As summer rapidly approaches, so does the season of that thirst-quenching rapture in a glass: the gin & tonic.
It's hard to improve upon the perfection of a well-mixed G&T. The astringency of a decent, middle-shelf gin weds so happily with the tart, chemical fizz of tonic water. It's a genteel cocktail hearkening back to the gloriously romantic (if tragically colonialist) days of the British Empire, when Englishmen answered adventure's call by filling trade-administrative positions in far-flung, humid locations for the East India Company. The benefits of gin are obvious but, in addition to the tonic water's quinine-infused anti-malarial properties, the addition of a lime wedge rich in Vitamin C practically makes the G&T a health drink!
Now, I'm a thirsty person -- particularly when there's no R in the month -- and so it's seldom that I allow much ice to melt in my own personal gin & tonic. However, for those who prefer to sip their cocktails slowly and abstemiously, the folks at Kaiser Penguin have been hard at work tackling the problem of watered-down G&Ts due to melted ice cubes.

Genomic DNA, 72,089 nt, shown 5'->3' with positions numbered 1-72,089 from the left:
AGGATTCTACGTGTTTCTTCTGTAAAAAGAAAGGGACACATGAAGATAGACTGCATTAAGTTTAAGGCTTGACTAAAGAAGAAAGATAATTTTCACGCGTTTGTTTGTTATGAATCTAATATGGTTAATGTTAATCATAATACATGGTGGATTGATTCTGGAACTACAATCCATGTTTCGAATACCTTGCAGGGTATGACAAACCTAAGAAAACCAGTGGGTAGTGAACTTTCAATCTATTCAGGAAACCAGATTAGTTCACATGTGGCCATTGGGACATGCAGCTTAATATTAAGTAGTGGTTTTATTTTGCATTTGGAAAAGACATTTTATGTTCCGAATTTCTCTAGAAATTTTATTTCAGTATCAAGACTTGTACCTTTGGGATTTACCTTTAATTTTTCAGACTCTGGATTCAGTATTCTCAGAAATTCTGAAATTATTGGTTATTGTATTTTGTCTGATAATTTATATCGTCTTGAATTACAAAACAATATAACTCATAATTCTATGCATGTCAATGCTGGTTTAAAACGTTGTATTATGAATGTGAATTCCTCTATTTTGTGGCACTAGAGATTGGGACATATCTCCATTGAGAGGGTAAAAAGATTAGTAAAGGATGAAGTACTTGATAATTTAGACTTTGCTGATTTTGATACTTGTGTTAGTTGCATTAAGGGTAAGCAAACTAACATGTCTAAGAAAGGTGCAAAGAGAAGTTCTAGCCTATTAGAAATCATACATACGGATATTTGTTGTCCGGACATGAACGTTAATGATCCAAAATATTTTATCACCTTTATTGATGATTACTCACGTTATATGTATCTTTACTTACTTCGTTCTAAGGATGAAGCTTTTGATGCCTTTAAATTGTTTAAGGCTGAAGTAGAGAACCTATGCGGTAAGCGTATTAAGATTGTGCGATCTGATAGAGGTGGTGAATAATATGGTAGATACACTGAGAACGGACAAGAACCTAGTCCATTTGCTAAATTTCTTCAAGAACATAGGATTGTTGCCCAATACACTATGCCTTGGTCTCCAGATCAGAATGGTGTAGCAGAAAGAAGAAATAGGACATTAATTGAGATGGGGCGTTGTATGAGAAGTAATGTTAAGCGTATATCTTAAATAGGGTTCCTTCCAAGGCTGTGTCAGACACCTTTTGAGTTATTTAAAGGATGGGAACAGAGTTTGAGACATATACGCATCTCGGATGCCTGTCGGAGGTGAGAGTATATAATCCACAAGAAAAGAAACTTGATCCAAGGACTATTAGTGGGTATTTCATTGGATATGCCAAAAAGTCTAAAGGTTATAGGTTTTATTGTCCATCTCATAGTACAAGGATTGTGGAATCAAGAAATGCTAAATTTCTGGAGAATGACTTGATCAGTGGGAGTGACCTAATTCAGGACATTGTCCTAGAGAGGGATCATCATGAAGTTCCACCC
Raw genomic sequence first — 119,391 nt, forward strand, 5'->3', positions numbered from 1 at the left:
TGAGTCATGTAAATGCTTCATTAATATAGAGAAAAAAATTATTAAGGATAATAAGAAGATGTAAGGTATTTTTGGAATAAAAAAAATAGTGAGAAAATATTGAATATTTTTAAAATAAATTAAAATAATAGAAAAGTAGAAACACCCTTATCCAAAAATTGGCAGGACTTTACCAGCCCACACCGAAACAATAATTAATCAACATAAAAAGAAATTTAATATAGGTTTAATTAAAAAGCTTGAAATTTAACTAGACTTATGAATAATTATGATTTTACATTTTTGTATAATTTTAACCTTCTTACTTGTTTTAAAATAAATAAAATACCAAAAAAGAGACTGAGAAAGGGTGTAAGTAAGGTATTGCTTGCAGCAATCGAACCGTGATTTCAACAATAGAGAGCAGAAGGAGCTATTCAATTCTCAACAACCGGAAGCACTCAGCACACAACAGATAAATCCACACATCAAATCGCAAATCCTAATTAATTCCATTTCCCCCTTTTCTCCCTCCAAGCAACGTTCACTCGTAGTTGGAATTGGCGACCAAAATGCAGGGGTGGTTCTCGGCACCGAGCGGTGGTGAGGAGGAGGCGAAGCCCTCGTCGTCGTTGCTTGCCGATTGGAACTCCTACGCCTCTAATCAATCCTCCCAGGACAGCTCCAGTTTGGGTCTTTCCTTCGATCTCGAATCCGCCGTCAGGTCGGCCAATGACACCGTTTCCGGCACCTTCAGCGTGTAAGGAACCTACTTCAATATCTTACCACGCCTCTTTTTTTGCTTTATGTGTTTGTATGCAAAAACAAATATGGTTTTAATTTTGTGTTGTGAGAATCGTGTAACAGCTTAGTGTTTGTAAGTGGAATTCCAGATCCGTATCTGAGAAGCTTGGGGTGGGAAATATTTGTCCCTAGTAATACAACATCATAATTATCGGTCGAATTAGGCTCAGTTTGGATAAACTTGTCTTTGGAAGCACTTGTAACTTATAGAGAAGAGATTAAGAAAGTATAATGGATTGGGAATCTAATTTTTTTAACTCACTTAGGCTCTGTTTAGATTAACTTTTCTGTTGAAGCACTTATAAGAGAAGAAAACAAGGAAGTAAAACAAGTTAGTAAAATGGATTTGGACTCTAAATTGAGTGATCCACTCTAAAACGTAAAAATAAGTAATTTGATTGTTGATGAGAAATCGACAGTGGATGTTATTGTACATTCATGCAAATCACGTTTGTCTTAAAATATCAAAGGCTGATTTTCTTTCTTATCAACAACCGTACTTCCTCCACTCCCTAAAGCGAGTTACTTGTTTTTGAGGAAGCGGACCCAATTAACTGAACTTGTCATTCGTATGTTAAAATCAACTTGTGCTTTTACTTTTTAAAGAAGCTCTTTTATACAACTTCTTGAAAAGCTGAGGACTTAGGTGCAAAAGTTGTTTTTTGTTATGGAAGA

Their solution? Instead of traditional water-based ice cubes, use cubes made of frozen gin & tonic. It's brilliant!
They've compiled a convincing array of charts and graphs demonstrating how G&T ice cubes keep your gin & tonic at an optimum temperature of 20 degrees Fahrenheit without diluting the mixture. Not even carbon dioxide can do that trick: According to the study, dry ice chills the beverage neither sufficiently nor quickly enough to satisfy a true G&T aficionado.
Still, their method incorporates all the ghostly sublimating fun of CO2: Dry ice must be used to make the G&T ice cubes which, evidently, contain too much alcohol to solidify completely in a standard kitchen freezer.
Troublesome? Perhaps. But it sounds like an educational experiment to me. If, like me, you are always on the lookout for ways to incorporate science into your patio soirees, this is a perfect opportunity. Why not distribute clipboards, labcoats and thermometers to your guests, so that they can gather their own data? Then, as a fun party activity, everybody can use their data points to calculate a best-fit regression (probably following an exponential-decay model). Whoever ends up with the smallest least-squares error sum wins a prize!
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